Admiralty Island National Monument is a United States National Monument located on Admiralty Island in Southeast Alaska, and is managed as part of the Tongass National Forest. It was created December 1, 1978, and covers 955,747 acres (3,868 km2) in Southeast Alaska. The remoteness of the monument led Congress to pass legislation designating all but 18,351 acres (74 km2) of the monument as the Kootznoowoo Wilderness, ensuring that the vast bulk of this monument is permanently protected from development. The monument is administered by the U.S. Forest Service from offices in Juneau.
Endicott River Wilderness is a 98,729-acre (39,954 ha) wilderness area in the U.S. state of Alaska. Designated by the United States Congress in 1980 in a provision of the Alaska National Interest Lands Conservation Act, it is located within the Tongass National Forest and is bordered by Glacier Bay Wilderness within Glacier Bay National Park on the west.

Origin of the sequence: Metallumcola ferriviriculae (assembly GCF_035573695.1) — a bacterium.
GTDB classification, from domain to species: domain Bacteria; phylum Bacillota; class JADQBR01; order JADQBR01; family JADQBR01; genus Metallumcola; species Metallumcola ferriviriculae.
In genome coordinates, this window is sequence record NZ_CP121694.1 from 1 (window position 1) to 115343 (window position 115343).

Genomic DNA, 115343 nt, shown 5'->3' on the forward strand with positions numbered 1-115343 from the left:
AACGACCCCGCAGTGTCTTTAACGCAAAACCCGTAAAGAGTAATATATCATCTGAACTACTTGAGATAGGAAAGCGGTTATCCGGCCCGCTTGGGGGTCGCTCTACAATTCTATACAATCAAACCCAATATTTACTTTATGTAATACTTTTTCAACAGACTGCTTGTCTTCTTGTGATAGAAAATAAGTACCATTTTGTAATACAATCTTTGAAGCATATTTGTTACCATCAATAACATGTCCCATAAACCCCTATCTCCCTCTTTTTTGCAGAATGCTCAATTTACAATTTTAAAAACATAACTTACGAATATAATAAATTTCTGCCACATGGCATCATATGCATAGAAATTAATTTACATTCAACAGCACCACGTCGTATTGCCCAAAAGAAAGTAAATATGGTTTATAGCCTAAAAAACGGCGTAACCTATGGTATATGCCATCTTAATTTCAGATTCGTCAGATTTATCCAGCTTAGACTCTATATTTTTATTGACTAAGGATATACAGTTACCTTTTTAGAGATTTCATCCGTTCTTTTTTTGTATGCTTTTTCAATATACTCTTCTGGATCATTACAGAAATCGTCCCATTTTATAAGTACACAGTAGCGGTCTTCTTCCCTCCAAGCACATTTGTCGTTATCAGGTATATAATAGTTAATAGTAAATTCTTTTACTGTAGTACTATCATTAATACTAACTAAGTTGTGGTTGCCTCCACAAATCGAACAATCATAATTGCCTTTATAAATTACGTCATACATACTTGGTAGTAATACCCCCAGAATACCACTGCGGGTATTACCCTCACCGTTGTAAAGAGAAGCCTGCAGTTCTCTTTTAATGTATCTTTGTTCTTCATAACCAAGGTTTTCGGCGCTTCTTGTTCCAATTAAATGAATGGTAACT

The Lynn Canal Highway, or Juneau Access Road, is a proposed road between Skagway and City and Borough of Juneau, the capital of the U.S. state of Alaska. Such a road, if built, would still require ferry access to connect Juneau to the Alaskan highway network. The new road would be 47.9 miles long, built at a cost of $574 million, and be a part of Alaska Route 7. The plan of the Alaska Department of Transportation & Public Facilities (DOT&PF) called for extending "The Road" northward from Juneau to a ferry terminal 18 miles south of Skagway. The corridor crosses Berners Bay LUD II which is a congressionally designated roadless area created by the Tongass Timber Reform Act (TTRA). The act permits crossing LUD IIs when the governor of the State of Alaska designates routes as essential transportation corridors. The proposed road skirts the shore of a northwestern section of Alaska's Inside Passage, which was recently named a National Scenic Waterway. As of 2017, the project has been indefinitely shelved due to the state's budget crisis.